Laureline gets to keep the converter for safe-keeping though everyone thinks the Commander has it. The sparkly long-limbed, bald, blue creatures from Valerian’s dream put everyone to sleep and take the Commander, so presumably they thought the Commander had the converter too. Valerian has discovered that the pearl came from Mül planet, which was destroyed thirty years earlier. Valerian and Laureline have also discovered that nobody knows anything about Mül. It’s classified information. Valerian sets off in search of the Commander. He runs into trouble as well as walls (but, as my father pointed out, he groans at the hard seat as he sits down). Laureline then shows an ounce of passion and jets off after him. Unfortunately, not long after their ‘stay with me’ moment of revival where she saves him, she grabs a butterfly bait and is reeled up to another level by these gross-looking monsters. Valerian has to follow to save her. My dad noticed that he shoots the monster whose fishing line he is dangling from above a deep precipice! Doh!

By the time he can do anything, Laureline is being dressed for dinner in the zone on the other side of the door, so he follows the instructions of the computer voice and goes to a neighbouring nightclub. Here he meets Rihanna who is a shape-shifting exotic dancer called Bubble. Bubble engulfs him and turns them together into one of the monsters. Undercover, they covertly enter the zone where Laureline is being held, and stand in a ritual of holding food to be offered to the ruler. When it gets to Laureline’s turn to offer food, the lemon she is holding on her tray turns out to be seasoning for her brains, about to be clipped out of her skull. Fortunately the monster is stupid and puts the lemon on her hair  – showing in the centre of a giant white hat – instead of her brains, therefore Bubble and Valerian can rescue her. They all escape but Bubble dies.

Next they meet the long-limbed graceful blue creatures who tell them that Valerian’s body is the home to their deceased daughter’s soul. They explain what happened with the planet Mül. They’re obviously very peaceful beings. Nobody likes the Commander much when he wants to kill them all. Valerian is reluctant to give them the converter because he’s a stickler for rules. He’s not supposed to give them government property (he wasn’t supposed to steal the pearl though, hey?). In the end, they give the creatures from Mül both the converter and the pearl. The converter then eats the pearl and poops out thousands of pearl replications, which can generate enough power to re-establish Mül. Happy ending? Not yet. There’s a bit of a war between K-tron robots and everyone else. With many people killed, Valerian and Laureline share a cringe-worthy kiss. Happy ending.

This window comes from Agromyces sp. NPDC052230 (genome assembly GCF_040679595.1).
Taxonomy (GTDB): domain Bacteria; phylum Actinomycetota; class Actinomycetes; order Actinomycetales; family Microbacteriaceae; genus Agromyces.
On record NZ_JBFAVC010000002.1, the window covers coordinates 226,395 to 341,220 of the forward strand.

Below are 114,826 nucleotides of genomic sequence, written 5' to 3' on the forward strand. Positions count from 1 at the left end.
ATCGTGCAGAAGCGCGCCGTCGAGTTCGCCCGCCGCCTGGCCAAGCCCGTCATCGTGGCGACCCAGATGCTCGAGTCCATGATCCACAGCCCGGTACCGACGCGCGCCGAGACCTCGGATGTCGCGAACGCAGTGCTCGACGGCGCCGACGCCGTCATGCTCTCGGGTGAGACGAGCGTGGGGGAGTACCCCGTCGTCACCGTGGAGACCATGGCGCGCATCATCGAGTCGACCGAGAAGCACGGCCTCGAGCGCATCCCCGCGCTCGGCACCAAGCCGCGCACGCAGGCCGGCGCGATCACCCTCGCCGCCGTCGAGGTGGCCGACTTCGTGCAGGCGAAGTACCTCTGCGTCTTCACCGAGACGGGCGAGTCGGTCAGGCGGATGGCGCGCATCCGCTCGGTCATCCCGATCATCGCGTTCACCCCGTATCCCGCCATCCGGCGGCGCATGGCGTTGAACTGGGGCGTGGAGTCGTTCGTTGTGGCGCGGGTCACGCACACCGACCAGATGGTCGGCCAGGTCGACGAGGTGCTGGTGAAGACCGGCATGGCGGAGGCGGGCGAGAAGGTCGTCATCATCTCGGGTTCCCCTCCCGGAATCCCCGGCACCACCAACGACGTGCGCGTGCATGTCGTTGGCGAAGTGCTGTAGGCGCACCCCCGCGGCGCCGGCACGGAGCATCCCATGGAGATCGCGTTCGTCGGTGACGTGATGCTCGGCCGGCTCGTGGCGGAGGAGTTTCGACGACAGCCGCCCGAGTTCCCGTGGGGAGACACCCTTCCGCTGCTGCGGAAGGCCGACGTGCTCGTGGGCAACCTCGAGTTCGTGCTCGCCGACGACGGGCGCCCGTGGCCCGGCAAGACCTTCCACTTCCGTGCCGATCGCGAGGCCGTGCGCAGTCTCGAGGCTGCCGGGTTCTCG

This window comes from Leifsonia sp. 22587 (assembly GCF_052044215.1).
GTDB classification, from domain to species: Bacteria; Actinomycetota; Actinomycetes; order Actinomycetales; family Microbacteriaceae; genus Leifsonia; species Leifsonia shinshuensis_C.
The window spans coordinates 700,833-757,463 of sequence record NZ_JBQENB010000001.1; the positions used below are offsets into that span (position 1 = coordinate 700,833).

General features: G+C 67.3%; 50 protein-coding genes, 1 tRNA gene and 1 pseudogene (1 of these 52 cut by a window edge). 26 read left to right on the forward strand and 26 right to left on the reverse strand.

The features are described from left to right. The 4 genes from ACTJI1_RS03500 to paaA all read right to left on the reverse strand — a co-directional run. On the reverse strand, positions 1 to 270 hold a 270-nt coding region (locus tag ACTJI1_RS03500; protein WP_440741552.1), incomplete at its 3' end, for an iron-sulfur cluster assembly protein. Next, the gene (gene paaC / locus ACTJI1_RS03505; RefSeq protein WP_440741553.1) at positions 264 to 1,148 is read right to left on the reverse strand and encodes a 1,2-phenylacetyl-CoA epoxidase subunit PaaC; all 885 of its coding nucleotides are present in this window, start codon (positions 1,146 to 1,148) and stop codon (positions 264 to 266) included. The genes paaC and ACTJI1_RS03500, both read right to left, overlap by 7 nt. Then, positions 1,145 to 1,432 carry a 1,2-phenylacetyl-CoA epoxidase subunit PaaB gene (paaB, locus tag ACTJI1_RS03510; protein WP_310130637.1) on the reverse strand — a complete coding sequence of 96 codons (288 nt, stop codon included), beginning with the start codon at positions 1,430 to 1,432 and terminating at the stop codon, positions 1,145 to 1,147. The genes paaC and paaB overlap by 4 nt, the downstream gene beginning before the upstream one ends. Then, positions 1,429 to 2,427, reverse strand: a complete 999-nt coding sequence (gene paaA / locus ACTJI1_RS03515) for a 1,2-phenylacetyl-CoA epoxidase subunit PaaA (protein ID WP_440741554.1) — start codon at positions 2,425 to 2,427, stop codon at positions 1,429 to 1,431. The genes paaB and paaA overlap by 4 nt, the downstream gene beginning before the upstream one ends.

As much as I loved the wonderful Mül existence and will daydream about Alpha and the entire multi-dimensional scenario for several weeks, the movie fell short because the characters were far from multi-dimensional. They’ll survive in a two-dimensional universe but not three or more. They were flat outlines who’d eaten their script and pooped out versions of it until Besson called it a wrap. The dialogue was forced like there was foreboding about it. I’m not sure the acting was terrible exactly but rapport was lacking like hot, damp, smelly breath on the eyelids. At the end there was a weird sense of time distortion. Gee, had it been Laureline’s birthday the whole day? Should we care? When the people in the vehicle were all killed, Laureline was excited by her swell converter pet. The psycho! However, when the bald blue beings were threatened with extermination, outrage, how terrible! They weren’t easy characters to make believable. The jarred script didn’t create the kind of hero that Valerian the man (Dane Dehaan) had potential to be. The movie could’ve been an incredible Goonies-style adventure. If only that orange liquid had drenched one of them as they wrestled in their initial scene together, we may have loved them. And our love might have grown for them more than their feigned love for one another.